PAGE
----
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Interview with Illustrator Keith D. Shepherd and Author A. LaFaye
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Walking Home to Rosie Lee
by A. LaFaye; illustrated by Keith D. Shepherd.
Cinco Puntos, 2011

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Another interview online, with Keith D. Shepherd. Online at brownbookshelf.com - A Black History Celebration of Children's and YA Literature.

This book was featured in "In the Spotlight," in Library Sparks, February, 2012.  There are many book and curriculum connections suggested in that article.  This page shares the interview with the illustrator of  Walking Home to Rosie Lee, Keith D. Shepherd.

Walking Home to Rosie Lee

McBookwords
An Interview with Keith D. Shepherd (September 19, 2011) by Sharron L. McElmeel

SLM: What was the media that you used for the original illustrations for Walking Home to Rosie Lee?

KS:    All the illustrations are acrylic paint on thick illustration boards. I use acrylics because they dry fast which is helpful when faced with a tight deadline. Thick boards because the illus. can be carefully peeled off the backing then wrapped around a scanner drum for printing.

SLM: When you paint illustrations such as  these do you utilize models and photography to give you the form and shadows etc.?

    KS: Yes, I use quite a bit of photography combined with digital graphics. Once I compose the page based on the prose I set my subject and take a picture. Then I scan the image into my computer and place the figures into a setting. Sometimes that can be an actual sketch or a vintage photo. Once there I can manipulate the direction, color, light or shadow in Photoshop to fit my needs. Then I print it out and transfer to the board with graphite paper. Tweak the drawing a bit more, spray fix the image then began painting. Laborious but preparation is key.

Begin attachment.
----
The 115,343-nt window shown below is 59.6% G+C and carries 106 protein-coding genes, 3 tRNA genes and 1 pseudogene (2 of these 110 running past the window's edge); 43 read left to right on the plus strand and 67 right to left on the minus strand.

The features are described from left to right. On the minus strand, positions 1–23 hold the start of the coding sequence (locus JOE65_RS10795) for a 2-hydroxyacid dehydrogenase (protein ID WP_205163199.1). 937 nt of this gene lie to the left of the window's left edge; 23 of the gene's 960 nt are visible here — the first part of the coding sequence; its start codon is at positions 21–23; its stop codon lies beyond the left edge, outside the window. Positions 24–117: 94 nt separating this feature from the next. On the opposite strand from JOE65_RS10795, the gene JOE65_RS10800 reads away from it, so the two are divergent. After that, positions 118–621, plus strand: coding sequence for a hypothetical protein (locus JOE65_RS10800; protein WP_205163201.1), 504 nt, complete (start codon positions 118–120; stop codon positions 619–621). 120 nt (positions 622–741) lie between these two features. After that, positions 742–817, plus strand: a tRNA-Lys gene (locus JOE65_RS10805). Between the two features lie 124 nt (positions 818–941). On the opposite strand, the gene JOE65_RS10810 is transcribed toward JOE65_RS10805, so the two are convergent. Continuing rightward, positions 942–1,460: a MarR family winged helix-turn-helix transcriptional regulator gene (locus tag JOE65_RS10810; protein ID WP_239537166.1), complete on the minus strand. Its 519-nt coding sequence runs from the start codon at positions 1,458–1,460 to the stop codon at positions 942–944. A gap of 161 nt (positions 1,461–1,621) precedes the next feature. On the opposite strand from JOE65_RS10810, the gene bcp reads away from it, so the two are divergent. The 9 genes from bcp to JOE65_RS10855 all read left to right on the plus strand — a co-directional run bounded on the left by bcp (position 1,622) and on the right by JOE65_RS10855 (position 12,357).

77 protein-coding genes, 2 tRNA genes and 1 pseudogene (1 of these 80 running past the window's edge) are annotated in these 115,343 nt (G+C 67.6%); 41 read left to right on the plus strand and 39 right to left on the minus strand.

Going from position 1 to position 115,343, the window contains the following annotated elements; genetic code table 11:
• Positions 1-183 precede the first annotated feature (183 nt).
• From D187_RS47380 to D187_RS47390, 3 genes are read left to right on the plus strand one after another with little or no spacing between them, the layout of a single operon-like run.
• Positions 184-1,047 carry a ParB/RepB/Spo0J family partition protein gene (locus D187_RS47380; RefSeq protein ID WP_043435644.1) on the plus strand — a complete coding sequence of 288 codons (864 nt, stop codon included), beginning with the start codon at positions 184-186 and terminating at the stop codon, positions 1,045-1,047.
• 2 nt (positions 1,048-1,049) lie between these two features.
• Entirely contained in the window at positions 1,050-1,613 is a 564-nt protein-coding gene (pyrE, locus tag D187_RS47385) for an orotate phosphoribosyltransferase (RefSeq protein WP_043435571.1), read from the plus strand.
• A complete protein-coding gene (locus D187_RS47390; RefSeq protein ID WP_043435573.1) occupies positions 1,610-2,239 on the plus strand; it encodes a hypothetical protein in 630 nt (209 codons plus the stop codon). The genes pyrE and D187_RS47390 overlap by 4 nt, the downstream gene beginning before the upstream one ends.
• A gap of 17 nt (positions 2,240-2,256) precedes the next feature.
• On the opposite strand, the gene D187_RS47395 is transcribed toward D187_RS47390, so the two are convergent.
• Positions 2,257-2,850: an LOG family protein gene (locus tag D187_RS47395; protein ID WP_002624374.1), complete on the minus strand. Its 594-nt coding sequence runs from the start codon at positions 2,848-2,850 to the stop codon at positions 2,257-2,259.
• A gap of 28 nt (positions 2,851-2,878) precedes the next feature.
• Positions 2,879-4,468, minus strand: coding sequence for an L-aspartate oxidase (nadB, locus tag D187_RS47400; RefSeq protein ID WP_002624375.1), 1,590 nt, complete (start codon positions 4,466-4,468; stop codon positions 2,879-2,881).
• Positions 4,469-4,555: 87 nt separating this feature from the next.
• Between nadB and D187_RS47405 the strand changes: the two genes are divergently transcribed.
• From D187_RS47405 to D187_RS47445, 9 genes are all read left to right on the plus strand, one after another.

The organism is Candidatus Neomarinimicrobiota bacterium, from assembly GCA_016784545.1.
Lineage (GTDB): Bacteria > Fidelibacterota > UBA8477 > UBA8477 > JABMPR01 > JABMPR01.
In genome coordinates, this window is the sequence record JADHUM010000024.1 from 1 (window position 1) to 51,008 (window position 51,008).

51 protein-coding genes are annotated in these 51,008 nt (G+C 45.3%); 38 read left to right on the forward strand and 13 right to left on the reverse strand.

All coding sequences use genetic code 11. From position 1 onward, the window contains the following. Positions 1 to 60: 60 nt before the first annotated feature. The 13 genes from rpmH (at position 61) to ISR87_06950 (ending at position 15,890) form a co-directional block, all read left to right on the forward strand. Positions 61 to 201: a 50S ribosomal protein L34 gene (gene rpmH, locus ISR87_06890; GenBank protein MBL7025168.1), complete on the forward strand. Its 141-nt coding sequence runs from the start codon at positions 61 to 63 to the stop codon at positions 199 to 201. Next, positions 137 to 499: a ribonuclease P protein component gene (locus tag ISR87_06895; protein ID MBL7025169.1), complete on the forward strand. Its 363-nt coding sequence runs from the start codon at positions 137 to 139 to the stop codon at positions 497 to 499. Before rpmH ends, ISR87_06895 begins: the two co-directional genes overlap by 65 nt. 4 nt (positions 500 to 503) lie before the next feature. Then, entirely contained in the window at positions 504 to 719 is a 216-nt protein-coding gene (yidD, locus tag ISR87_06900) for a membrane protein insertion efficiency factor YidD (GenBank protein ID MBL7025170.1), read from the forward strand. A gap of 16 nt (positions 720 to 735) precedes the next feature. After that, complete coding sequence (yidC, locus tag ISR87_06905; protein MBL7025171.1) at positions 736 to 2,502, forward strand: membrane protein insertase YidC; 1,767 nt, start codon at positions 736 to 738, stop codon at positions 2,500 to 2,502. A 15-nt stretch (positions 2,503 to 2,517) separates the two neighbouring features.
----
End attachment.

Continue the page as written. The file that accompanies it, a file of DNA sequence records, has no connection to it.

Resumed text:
SLM: If so, do you use family and friends as models?


    KS: My models were kids of friends and family and students when I taught school. Family were of my brothers and myself as children. Though well fed we tended to have that malnourished look. Mom just said we had a high metabolism. Dad said we were just high strung.

    SLM: What type of research did you have to do to "picture" the setting in post-Civil War Tennessee (and Cleveland)?

    KS: I consider myself somewhat a history buff especially African American. Movies, documentaries, the internet and still one of my favorite places to go, the LIBRARY proved invaluable to my research. Black folks still have so many stories to tell in our journey. When I first read Alexandria manuscript I'm not ashamed to say I got choked up. I'm amazed there's never been anything done before that told such a heart wrenching segment of Reconstruction in America.

    SLM:  Do you have any picture books in the works?

    KS: Walking Home To Rosie Lee is the first official children's book to feature my artwork. I have a few small, small, very small press things I've done for my church but that's it. I'm now writing and illustrating a story about my special needs little brother when we were children. It's all about unconditional love and family. No publisher as of yet but I'm hopeful.

    Final comment from KS

    I'm a painter, illustrator, educator and graphic designer residing in Kansas City Missouri. I'm part of a Kansas City based art collective called 'The Light In The Room' that feature writers, painters and sculptors. I work out of a few galleries mostly here in the city including the American Jazz Museum and the Negro League Baseball Museum. My artistic influences are too numerous to mention but Archibald Motley, Fletcher Martin, Thomas Blackshear, Ernie Barnes, NC Wyeth and Thomas Hart Benton to name a few. Art, music and faith offers me a way out of no way! I feel honored and blessed to have Cinco Puntos Press to deem me worthy to bring Ms. LaFaye's words to life.


    McBookwords
    An Interview with A. LaFaye (September 19, 2011) by Sharron L. McElmeel

    Interviewers Note: A. LaFaye maintains a website at <www.alafaye.com> where information about all of her books and information that develops after this interview may be found.  The first day I read Walking Home to Rosie Lee I knew I wanted more people to know about it.  The book is the focus in my column "In the Spotlight" in Library Sparks, February 2012.


    SLM: I LOVE the lyrical prose and was intrigued with the topic.  As many years as I taught US History to young scholars, I never once focused on the separation of families -- what an oversight.  I think this is a very important topic and this book is so wonderfully written (and illustrated) I would like others to know about the book.